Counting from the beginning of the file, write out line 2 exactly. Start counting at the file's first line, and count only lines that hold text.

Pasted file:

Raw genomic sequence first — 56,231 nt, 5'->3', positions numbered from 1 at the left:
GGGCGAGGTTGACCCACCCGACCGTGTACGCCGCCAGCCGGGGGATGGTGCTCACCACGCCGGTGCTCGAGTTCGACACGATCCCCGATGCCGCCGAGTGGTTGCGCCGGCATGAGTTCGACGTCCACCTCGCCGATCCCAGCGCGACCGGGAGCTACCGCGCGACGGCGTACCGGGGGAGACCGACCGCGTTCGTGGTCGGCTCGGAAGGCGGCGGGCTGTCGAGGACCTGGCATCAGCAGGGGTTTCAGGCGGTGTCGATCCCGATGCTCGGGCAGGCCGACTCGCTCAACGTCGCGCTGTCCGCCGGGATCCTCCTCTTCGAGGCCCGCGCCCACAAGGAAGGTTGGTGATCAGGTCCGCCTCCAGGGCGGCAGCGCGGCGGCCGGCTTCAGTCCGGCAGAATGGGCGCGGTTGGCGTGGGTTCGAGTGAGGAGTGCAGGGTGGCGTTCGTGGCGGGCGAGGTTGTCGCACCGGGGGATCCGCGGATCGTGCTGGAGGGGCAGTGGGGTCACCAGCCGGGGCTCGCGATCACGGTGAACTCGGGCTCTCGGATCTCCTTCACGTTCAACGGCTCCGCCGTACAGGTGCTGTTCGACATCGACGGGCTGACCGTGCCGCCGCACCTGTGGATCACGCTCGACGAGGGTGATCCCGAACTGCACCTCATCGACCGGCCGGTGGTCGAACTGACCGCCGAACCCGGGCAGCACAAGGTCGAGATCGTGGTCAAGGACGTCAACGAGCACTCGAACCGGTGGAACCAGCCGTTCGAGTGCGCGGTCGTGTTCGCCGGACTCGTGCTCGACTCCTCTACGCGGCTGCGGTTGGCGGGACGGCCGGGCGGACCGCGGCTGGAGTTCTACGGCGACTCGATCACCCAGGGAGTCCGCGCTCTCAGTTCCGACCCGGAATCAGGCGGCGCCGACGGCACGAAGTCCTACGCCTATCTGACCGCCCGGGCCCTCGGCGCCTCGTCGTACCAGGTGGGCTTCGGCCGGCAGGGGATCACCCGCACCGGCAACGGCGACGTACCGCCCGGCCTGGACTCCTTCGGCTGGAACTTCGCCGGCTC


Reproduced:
GGGCGAGGTTGACCCACCCGACCGTGTACGCCGCCAGCCGGGGGATGGTGCTCACCACGCCGGTGCTCGAGTTCGACACGATCCCCGATGCCGCCGAGTGGTTGCGCCGGCATGAGTTCGACGTCCACCTCGCCGATCCCAGCGCGACCGGGAGCTACCGCGCGACGGCGTACCGGGGGAGACCGACCGCGTTCGTGGTCGGCTCGGAAGGCGGCGGGCTGTCGAGGACCTGGCATCAGCAGGGGTTTCAGGCGGTGTCGATCCCGATGCTCGGGCAGGCCGACTCGCTCAACGTCGCGCTGTCCGCCGGGATCCTCCTCTTCGAGGCCCGCGCCCACAAGGAAGGTTGGTGATCAGGTCCGCCTCCAGGGCGGCAGCGCGGCGGCCGGCTTCAGTCCGGCAGAATGGGCGCGGTTGGCGTGGGTTCGAGTGAGGAGTGCAGGGTGGCGTTCGTGGCGGGCGAGGTTGTCGCACCGGGGGATCCGCGGATCGTGCTGGAGGGGCAGTGGGGTCACCAGCCGGGGCTCGCGATCACGGTGAACTCGGGCTCTCGGATCTCCTTCACGTTCAACGGCTCCGCCGTACAGGTGCTGTTCGACATCGACGGGCTGACCGTGCCGCCGCACCTGTGGATCACGCTCGACGAGGGTGATCCCGAACTGCACCTCATCGACCGGCCGGTGGTCGAACTGACCGCCGAACCCGGGCAGCACAAGGTCGAGATCGTGGTCAAGGACGTCAACGAGCACTCGAACCGGTGGAACCAGCCGTTCGAGTGCGCGGTCGTGTTCGCCGGACTCGTGCTCGACTCCTCTACGCGGCTGCGGTTGGCGGGACGGCCGGGCGGACCGCGGCTGGAGTTCTACGGCGACTCGATCACCCAGGGAGTCCGCGCTCTCAGTTCCGACCCGGAATCAGGCGGCGCCGACGGCACGAAGTCCTACGCCTATCTGACCGCCCGGGCCCTCGGCGCCTCGTCGTACCAGGTGGGCTTCGGCCGGCAGGGGATCACCCGCACCGGCAACGGCGACGTACCGCCCGGCCTGGACTCCTTCGGCTGGAACTTCGCCGGCTC